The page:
They may not have been the fastest competitors in this year’s BP Ultimate Challenge, playing second fiddle to Will Orders in the speed stakes, but Simon Jansen and Elysia Kruper proved that consistency is what rallying is all about.

The Tasmania duo, soon to be married, drove an ex-Ed Ordynski, ex-Pedders Rally Team Lancer Evo 3 to victory in the series, proving that, despite the long and arduous trips from the Apple Isle for each event, you don’t need the latest and fastest car to win a national championship.

Peter Whitten chatted to Simon Jansen after his career-best season.

RSM: When did you start in rallying, and in what car?
Simon: My first car (don`t giggle) was a Fiat 124 sport coupe - 1800cc twin cam, 4-wheel disc brakes, 5-speed box, LSD rear (standard). I was 17 years of age and it was a rallysprint. The badge on the rear read ‘ITALIAN STALLION Mk1’.

You had some great results in a Formula 2 Daihatsu Charade. What was your best result?
It would have to be the 2005 Subaru Safari Tasmania. We won both Heats in F16 at our home event.

Why did you make the decision to move to the Lancer Evo 3?
Progression. We had good results in the Fiat and many good years in the Charade. We felt the next thing was to go four-wheel drive. Bill Orders was keen to sell the Evo, seeing that Pedders Rally Team was retiring from the sport. Being built by Les Walkden in Tasmania and driven by Mr ARCom (Ed Ordynski) and Scott Pedder, we thought it would be a good start.

Contesting the ARC is a big step. Was it difficult to compete in the events, given that you’re based in Tassie?
The hardest thing about being in Tassie is that damn stretch of water. Getting from Tassie to the mainland is expensive on the boat and it’s the only thing we hate about rallying in the ARC. The boat rattles and shakes (no sleep), but I find driving to the events relaxing as it gives me time to focus on the upcoming event and not have to work for a change.

How much do you estimate it costs you to compete in each round of the ARC?
Around seven to eight thousand dollars per event (an average would be $2000 entry fee, $1100 on the boat, $1000 on accommodation, $2500 on tyres, $300 for the hire of a van because we can't afford to bring another vehicle across on the boat, $300 rally car fuel, $500-$1000 on fuel for our Pajero (depending on how far we have to travel).

Believe it or not, Queensland is the cheapest round for us and Melbourne is the dearest, bar our home event (due to Queensland falling in the off-peak season with the boat charges, and the accommodation is cheaper, whereas Melbourne was more expensive on the boat due to school holidays and the accommodation is harder to find).

Elysia does all our budgets and finds cheap (but good) accommodation (that must come from her previously working in a hotel) and cheap flights for the service crew. (It’s a girl thing, I don`t want to know how she does it.)

You have proved very consistent. What sort of work did you do on the car between events? Did you regularly change parts, or just rebuild old ones?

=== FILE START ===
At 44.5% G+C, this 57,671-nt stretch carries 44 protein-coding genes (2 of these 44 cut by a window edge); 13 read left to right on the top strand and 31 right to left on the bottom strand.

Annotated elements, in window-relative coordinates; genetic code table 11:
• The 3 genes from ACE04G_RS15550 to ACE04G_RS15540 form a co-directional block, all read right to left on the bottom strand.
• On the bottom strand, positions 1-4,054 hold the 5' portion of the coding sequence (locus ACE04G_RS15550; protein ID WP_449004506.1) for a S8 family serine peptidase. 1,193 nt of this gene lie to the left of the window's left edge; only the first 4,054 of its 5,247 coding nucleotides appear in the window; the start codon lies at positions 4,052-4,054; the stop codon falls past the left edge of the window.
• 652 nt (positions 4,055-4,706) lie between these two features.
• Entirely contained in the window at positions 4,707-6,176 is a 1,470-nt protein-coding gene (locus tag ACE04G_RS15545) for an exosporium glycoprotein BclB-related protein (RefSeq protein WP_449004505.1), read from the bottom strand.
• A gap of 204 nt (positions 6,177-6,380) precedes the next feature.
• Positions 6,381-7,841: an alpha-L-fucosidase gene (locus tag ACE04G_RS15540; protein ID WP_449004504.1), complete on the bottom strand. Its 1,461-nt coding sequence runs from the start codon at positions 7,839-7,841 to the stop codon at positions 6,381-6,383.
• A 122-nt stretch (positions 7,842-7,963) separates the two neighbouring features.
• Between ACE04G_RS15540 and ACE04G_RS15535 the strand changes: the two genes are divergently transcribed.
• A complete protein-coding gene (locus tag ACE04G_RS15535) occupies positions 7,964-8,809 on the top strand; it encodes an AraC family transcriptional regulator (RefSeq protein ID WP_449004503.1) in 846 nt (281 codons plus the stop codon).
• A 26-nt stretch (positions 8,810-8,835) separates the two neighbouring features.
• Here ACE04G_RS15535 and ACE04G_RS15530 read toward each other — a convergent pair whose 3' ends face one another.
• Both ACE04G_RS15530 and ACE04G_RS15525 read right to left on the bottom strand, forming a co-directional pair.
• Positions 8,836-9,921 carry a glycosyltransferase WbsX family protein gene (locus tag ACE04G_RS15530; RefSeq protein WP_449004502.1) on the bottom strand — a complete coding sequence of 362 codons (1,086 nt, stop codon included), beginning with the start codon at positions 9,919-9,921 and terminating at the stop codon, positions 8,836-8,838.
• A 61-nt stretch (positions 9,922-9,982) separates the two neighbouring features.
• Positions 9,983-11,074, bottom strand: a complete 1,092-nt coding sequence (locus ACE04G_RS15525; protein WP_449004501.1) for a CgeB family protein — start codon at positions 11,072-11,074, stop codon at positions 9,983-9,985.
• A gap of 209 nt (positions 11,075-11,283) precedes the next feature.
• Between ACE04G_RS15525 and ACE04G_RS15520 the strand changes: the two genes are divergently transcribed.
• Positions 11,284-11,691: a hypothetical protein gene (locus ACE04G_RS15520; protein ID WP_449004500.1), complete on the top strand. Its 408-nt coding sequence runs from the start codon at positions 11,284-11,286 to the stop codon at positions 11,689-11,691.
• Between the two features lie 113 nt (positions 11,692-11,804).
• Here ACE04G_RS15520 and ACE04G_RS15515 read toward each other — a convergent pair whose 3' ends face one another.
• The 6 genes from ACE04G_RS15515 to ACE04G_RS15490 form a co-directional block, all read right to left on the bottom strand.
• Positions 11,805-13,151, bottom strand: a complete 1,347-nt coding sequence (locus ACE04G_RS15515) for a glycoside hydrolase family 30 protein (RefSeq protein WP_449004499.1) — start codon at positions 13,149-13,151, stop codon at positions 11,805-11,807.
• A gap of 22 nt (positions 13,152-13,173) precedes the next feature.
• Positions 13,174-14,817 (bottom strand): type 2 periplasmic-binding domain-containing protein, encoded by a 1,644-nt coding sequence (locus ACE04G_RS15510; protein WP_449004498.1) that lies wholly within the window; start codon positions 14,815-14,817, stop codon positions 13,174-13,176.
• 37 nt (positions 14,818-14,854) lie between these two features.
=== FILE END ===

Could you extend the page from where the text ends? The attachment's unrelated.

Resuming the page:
After every event we clean and check every component for wear and condition. The Mitsubishi is very strong and part replacement has been minimal - only brake pads, engine oil, filter etc. Between each event I spend every weekend (all weekend) in our workshop, working and trying to make our next event a good one.

Given that the BP Challenge provides no prize money, where do you go from here? What are the plans for the future?
It’s a wait and see game. This year has stretched all resources to the limit. We would love to contest the BP Challenge in 2007 but it isn't looking good at this stage. I must sound like a broken record, but rallying is not cheap and money is hard to find. 

Due to higher airfare and accommodtion prices we chose not to compete in Canberra or WA, but then competing in four ARCs in four months certainly strained the finances. Perhaps if the calendar was stretched out a little more next year it might help the smaller teams.

Simon Jansen
Age: 35
Occupation: business owner (Eurotech Automotive)
Marital status: soon to be married to Elysia.
Kids: two mini dachshunds
Hobbies: working on the car
Years in rallying: 17
Best result: winning the BP Challenge and second in F16 in 2005
Biggest accident: upside down in a creek in the Charade (got charged for illegal trout trap!).
What is good about rallying: The people - we have friends all over the country that have become like family.
What is bad about rallying: competing prices, greenies, Tasmanian greens and doo-gooders.

Elysia Kruper
Age: 27
Occupation: Administration Manager (Staging Connections)
Marital status: soon to be married to Simon
Hobbies: going to the gym and shoppng.
Years in rallying: 9
Best result: winning the BP Challenge and second in F16 in 2005
Biggest accident: upside down in a creek in the Charade (I wasn't happy when I realised that neither door would open and that the only glass left was, of course, in the back hatch and the front screen - right where it would have been easy to climb out).
What is bad about rallying: The lack of exposure the sport receives on television in Australia – a one hour show six times a year is not enough to sell sponsorship to someone on.

Photos: Morey Photography

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